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HTTP - The Other Face Of Domino


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From Engage 2014 - Breda, NL …

From Engage 2014 - Breda, NL

Presentation on managing, performance tuning and configuration Domino's HTTP service

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  • 1. #engageug The Other Face Of Domino, Configuring and Securing Gabriella Davis The Turtle Partnership !1
  • 2. #engageug Domino HTTP • The HTTP Server • Securing your HTTP traffic • Configuring HTTP for different applications • Performance and Clustering • Logging and Monitoring • Vulnerabilities !2
  • 3. #engageug The HTTP Server The HTTP Server !3
  • 4. #engageug The HTTP Server • The Domino HTTP engine was introduced in 4.6 when the product was renamed “Domino” • Since then it has been modified for performance and features but only re-engineered significantly in 8.5 when XPages were introduced • The HTTP task is now responsible for other services such as iNotes, Traveler, XPages making its performance and stability critical • Running the latest version of Domino will always give an improved HTTP experience !4
  • 5. #engageug HTTP Threads • Threads are assigned one per incoming HTTP request • Each thread utilises up to 40kb of memory • Configuring more threads doesn’t improve performance and will usually do the opposite • Configure the minimum number of threads you need • (NSF requests only) • http.currentconnections / http.peakconnections (all requests) • The default is 40, for most web only servers we would increase that !5
  • 6. #engageug HTTP Threads and Memory • Too many threads will consume too much memory and cause server issues • Obviously with 64bit we have more memory, and therefore threads, to play with !6
  • 7. #engageug HTTP Agents • Agents run via the HTTP tasks consume a HTTP thread and are run outside of the Agent Manager task that handles regular agents • This includes WebQueryOpen and WebQuerySave agents • A long running agent will not release a HTTP thread and consume too much memory • Xpages code needs an HTTP thread too and will consume JVM resources sometimes causes out of memory errors • HTTPJVMMaxHeapSize allows you to increase the memory allocated to the JVM related to HTTP only and not the server wide JVM activity !7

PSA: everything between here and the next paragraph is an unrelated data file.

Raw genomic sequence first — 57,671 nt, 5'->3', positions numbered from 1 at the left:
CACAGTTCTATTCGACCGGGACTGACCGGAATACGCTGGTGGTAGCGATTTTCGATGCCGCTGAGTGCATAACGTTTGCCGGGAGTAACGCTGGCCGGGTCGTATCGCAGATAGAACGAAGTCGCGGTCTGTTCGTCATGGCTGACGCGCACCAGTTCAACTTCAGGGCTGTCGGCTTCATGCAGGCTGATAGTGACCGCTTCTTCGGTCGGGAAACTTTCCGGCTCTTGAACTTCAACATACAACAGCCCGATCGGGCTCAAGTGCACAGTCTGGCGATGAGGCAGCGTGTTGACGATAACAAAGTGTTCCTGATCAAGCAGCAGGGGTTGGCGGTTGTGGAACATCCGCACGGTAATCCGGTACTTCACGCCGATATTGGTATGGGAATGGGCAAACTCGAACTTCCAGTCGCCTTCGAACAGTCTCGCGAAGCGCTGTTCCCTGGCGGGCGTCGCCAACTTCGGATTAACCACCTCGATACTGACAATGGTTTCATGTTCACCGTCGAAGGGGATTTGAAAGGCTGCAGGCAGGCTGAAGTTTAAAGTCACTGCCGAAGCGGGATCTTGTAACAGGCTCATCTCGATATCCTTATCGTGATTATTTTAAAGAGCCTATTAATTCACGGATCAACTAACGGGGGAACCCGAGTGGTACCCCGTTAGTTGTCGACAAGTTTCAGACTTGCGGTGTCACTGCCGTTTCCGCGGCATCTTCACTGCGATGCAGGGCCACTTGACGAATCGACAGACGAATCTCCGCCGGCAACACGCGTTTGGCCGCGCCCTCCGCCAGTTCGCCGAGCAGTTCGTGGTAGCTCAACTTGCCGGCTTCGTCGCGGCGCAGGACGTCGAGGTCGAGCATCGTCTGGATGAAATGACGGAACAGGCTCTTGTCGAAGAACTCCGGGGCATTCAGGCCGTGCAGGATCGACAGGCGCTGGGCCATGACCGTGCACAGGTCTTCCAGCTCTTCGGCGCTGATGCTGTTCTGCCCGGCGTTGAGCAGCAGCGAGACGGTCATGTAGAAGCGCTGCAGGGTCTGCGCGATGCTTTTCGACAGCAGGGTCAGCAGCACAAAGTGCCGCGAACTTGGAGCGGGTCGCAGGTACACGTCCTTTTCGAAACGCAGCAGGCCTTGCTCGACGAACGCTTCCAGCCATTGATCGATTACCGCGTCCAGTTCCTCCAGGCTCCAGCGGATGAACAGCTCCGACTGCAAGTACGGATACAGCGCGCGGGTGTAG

• 8. #engageug iNotes • Uses client side caching for performance in 8.5.1 and later • Minimised use of applets with the exception of Sametime • Replace stlinks with Sametime Proxy ajax code • Use a standard template for everyone • Enable OOO service rather than agents • Enable full text indexing or disable on the fly indexing !8
  • 9. #engageug Traveler • Traveler requires enough concurrent threads to support concurrent device connections • A device configured for traveler is always consuming a thread when it’s active • Number of threads should be 1.2 x Number of active devices • In a load balanced cluster of Traveler that isn’t the same as the number of registered devices !9
  • 10. #engageug The HTTP Server Securing Your HTTP Traffic !10
  • 11. #engageug Server Security & HTTP Agents • Use SSL for all HTTP traffic • especially Traveler and iNotes • Disable Anonymous access on HTTP unless it’s a public facing server • In which case have the server in an isolated domain ! ! • Enable concurrent web agents for performance !11
  • 12. #engageug Internet Site Documents • Opt-In Security • Without Internet Site Documents all services can run with no restrictions • connect to a web server on its ip address or any resolvable host name BAD • start a service you aren’t actually using such as LDAP exposing a security hole BAD • Using Internet Site documents ensures that a task may be started but it won’t respond if the wrong hostname is part of the request !12
  • 13. #engageug Application Security • Catalog.Nsf -
 • DDM Database ACL
 • Server Security !13
  • 14. #engageug File Protection Document • Secures access via the Domino server to file system files such as HTML, GIF, JPEG and CGI scripts • It doesn’t secure access to files the CGI scripts use • Directory security includes all files and subdirectories !14
  • 15. #engageug Internet Passwords • Actions - Upgrade to more secure internet password • inetlockout.nsf - configured in the server configuration document • lockout the account temporarily or permanently due to failed logins • Fewer name variations with higher security !15
  • 16. #engageug Secure HTTP (SSL) • SSL is a protocol (a subset of TLS) that encrypts traffic between a client request and the server running HTTP • SSL traffic can still be intercepted but can’t be decoded easily • The stronger the key used for encrypting the traffic, the harder it will be to decode • Keys are generated for each client session and discarded when the session ends • Using a SSL certificate also alerts the user if the server they are connecting to has a different hostname than the one they requested or if the certificate the server is using has expired !16
  • 17. #engageug SSL Keyfiles • Enabling SSL requires the existence of a keyfile with a certificate in it on the server • The keyfile is created from the Server Certificate Admin database (certsrv.nsf) which is on every server • You can create a self certified certificate and that will work to encrypt traffic • users will be warned that the certificate isn’t recognised !17
  • 18. #engageug SSL Keyfiles For Multiple Hosts • A single SSL keyfile will bind to a specific ip address, one that resolves from the hostname it is assigned to • If you’re using Internet Site documents you can enter different SSL keyfiles for different hostnames BUT each one will only work if it resolves to a unique ip address !18